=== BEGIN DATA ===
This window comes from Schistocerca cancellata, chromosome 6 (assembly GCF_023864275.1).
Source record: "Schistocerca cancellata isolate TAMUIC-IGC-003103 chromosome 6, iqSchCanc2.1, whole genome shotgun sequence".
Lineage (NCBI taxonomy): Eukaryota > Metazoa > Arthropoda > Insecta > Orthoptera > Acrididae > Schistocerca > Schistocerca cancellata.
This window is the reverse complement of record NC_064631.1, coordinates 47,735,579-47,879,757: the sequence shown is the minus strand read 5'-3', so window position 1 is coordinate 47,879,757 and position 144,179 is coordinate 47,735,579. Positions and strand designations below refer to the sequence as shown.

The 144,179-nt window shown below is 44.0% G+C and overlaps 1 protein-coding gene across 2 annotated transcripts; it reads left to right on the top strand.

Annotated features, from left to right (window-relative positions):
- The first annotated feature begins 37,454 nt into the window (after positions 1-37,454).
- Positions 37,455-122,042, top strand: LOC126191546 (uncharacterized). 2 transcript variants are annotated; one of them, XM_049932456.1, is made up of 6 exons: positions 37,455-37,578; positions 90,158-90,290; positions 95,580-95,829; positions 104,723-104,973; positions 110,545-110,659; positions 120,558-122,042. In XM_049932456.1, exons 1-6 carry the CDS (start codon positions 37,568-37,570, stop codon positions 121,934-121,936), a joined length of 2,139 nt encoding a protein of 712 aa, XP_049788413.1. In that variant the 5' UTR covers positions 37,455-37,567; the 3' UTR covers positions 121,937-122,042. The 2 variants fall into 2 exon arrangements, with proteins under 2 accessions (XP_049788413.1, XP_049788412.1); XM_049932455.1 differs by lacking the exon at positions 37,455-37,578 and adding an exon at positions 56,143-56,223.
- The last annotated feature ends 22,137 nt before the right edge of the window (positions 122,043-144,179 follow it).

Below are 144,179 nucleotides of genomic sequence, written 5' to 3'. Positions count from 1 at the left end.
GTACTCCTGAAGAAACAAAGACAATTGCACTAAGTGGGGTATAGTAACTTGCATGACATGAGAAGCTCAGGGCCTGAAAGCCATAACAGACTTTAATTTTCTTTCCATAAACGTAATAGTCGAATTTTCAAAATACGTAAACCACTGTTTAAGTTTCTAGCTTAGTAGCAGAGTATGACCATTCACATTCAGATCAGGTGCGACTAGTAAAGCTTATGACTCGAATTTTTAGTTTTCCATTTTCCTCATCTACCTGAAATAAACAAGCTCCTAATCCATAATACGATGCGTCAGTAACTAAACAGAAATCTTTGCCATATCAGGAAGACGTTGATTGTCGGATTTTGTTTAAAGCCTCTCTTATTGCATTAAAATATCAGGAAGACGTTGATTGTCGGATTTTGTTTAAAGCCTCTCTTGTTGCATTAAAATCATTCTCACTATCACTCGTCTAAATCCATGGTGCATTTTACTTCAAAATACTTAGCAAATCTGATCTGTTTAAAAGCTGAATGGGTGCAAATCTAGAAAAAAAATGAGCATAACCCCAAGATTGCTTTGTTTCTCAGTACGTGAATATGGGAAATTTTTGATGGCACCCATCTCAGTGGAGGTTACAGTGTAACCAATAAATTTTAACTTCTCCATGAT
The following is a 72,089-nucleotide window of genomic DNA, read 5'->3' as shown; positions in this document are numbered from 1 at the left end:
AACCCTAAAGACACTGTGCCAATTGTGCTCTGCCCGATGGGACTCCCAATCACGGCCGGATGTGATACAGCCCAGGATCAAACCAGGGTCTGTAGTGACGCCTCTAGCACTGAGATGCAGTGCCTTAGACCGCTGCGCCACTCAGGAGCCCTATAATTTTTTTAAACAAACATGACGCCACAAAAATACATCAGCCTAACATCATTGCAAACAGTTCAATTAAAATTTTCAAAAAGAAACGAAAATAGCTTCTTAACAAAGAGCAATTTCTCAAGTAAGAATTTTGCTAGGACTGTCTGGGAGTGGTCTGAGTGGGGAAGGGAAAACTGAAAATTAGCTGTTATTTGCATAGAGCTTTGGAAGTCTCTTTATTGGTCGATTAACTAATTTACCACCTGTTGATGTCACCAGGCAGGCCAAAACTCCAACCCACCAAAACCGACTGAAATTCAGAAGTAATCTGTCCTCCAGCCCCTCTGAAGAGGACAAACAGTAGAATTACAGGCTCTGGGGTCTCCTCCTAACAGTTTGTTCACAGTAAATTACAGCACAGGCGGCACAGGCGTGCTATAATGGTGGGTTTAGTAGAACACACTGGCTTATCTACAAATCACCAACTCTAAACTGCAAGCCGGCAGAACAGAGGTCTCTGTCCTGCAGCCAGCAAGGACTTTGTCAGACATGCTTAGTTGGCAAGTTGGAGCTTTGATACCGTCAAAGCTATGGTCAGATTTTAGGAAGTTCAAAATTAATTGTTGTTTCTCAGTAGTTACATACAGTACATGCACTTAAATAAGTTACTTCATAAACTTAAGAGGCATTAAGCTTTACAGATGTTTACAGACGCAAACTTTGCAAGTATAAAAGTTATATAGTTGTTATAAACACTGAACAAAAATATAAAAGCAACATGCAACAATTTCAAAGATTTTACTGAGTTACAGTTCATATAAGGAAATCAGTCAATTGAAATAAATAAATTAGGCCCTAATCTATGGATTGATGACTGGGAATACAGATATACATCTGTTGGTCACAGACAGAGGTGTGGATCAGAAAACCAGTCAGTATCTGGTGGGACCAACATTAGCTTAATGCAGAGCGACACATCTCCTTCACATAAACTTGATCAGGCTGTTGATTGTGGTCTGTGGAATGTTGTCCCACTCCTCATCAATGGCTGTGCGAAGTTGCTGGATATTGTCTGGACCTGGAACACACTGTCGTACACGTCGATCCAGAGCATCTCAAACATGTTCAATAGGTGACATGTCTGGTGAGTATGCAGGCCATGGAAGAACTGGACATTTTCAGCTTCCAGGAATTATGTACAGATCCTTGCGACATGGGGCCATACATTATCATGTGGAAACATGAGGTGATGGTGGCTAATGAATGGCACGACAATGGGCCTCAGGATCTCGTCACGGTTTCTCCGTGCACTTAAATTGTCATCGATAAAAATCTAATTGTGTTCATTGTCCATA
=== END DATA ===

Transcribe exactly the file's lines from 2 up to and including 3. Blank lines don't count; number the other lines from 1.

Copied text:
Source record: "Schistocerca cancellata isolate TAMUIC-IGC-003103 chromosome 6, iqSchCanc2.1, whole genome shotgun sequence".
Lineage (NCBI taxonomy): Eukaryota > Metazoa > Arthropoda > Insecta > Orthoptera > Acrididae > Schistocerca > Schistocerca cancellata.